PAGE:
The UK can reverse Brexit, unilaterally revoking its withdrawal from the EU, says a European Court of Justice advocate general.
Manuel Campos Sanchez-Bordona said that the ECJ “should, in its future judgement, declare that Article 50 TEU [Treaty of the European Union] allows the unilateral revocation of the notification of the intention to withdraw from the EU, until such time as the withdrawal agreement is formally concluded”.
The statement is important because, although it is not binding in court, it means that hypothetically Britain would have the power to stop a no-deal Brexit from happening – even if prime minister Theresa May’s deal is voted down next week.
This contradicts the point that Government has made. They have been trying to convince MPs to vote for Theresa May’s Brexit deal by warning that voting it down could trigger a no-deal. This does not seem to be the case.
A cross-party group of Scottish politicians brought the case forward, asking whether an EU member state (such as the UK) can decide on its own to revoke the Article 50 withdrawal process, or whether the agreement of the 27 other member states would be required.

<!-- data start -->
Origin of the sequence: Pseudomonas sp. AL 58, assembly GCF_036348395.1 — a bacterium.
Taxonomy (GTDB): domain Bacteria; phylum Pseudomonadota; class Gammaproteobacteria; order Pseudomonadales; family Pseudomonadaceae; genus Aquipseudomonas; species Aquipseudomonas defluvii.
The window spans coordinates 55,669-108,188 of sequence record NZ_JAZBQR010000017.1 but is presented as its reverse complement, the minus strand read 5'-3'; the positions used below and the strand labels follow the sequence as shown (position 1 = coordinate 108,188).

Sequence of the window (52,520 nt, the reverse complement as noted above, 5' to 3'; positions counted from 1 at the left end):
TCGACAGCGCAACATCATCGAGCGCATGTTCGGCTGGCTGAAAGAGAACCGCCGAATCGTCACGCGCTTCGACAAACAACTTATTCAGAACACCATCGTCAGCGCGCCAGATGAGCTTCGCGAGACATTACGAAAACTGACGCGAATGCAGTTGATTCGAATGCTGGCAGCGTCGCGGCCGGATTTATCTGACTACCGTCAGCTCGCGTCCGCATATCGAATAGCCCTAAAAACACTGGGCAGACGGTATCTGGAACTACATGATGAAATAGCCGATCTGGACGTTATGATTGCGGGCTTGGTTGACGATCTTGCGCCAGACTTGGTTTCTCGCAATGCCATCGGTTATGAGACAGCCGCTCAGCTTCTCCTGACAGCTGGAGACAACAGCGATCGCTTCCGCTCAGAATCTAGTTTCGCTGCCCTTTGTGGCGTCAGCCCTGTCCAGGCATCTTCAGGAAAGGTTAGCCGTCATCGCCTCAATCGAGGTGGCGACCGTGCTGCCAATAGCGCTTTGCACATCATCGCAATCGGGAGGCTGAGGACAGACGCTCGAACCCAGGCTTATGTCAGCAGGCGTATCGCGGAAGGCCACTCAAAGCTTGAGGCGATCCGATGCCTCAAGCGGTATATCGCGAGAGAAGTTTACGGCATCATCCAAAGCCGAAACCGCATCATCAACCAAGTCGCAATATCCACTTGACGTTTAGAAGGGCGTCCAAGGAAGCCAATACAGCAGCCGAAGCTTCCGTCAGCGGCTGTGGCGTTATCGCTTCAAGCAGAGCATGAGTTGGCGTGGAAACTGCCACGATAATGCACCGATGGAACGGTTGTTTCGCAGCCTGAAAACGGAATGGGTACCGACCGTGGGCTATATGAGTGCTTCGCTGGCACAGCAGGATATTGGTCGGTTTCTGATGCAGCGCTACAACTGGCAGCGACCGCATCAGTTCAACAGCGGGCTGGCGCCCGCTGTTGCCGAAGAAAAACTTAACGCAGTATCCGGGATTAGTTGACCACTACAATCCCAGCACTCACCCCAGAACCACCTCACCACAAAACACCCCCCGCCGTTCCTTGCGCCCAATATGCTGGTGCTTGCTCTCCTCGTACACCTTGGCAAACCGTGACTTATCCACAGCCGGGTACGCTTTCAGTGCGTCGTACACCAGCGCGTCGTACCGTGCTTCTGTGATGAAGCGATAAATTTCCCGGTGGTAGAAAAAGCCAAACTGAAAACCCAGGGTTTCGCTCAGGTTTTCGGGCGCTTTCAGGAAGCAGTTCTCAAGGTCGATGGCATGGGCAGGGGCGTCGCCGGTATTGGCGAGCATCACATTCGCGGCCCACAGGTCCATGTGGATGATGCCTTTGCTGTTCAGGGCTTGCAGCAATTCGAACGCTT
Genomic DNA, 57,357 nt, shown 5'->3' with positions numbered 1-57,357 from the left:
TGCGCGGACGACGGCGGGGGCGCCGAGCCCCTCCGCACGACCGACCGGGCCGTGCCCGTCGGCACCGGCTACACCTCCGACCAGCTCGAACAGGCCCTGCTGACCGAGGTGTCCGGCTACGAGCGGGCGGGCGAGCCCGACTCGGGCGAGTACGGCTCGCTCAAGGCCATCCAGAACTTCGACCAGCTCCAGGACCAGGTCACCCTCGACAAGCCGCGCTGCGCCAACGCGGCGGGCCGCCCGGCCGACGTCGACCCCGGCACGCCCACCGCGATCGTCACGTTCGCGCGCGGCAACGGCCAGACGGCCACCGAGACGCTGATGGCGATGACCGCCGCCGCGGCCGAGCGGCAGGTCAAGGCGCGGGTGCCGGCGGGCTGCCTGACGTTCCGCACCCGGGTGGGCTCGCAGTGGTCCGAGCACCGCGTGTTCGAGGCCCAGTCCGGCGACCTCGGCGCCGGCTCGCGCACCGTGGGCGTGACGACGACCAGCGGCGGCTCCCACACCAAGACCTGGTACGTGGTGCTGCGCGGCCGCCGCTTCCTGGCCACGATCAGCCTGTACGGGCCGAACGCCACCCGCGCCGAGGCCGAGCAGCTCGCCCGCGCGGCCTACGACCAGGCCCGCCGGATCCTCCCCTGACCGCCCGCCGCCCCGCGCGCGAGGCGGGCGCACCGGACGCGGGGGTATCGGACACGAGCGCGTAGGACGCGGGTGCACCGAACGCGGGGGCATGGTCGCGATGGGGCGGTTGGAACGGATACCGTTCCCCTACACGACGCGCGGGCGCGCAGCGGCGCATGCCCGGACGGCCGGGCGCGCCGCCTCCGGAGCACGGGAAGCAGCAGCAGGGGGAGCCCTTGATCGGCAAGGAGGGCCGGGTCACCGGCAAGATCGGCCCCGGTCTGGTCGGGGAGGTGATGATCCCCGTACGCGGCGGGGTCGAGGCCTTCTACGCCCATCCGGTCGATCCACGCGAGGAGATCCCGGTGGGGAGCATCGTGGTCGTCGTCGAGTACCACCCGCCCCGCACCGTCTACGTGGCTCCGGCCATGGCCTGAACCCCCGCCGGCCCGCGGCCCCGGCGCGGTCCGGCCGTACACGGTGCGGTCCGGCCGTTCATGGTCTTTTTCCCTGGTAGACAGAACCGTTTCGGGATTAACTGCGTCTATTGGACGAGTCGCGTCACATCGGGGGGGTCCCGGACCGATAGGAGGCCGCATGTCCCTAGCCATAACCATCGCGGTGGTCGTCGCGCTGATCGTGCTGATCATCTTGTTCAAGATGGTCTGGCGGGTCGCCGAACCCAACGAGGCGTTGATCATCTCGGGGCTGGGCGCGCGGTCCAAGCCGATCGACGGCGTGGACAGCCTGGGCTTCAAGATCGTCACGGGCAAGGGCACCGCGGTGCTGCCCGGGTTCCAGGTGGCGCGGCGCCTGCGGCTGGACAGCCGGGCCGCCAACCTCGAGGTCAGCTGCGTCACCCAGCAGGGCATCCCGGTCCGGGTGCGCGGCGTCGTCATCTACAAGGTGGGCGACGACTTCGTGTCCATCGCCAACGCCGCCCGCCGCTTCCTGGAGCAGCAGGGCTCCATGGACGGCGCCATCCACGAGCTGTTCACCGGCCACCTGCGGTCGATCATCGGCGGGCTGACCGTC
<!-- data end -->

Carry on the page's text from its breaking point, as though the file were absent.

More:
EU lawyers have previously argued that if the UK wanted to back out, then it would need a vote of other member states.
A statement from the ECJ said: “In answer to the question from the Scottish court, the Advocate General proposes that the Court of Justice should, in its future judgment, declare that Article 50 TEU allows the unilateral revocation of the notification of the intention to withdraw from the EU, until such time as the Withdrawal Agreement is formally concluded, provided that the revocation has been decided upon in accordance with the member state’s constitutional requirements, is formally notified to the European Council and does not involve an abusive practice.”
#Brexit – Case C-621/18 Wightman – AG Campos Sánchez-Bordona: Article 50 TFEU notification of the intention to withdraw from the EU can be revoked unilaterally under certain conditions https://t.co/BXuldkaxWx
— EU Court of Justice (@EUCourtPress) 4 December 2018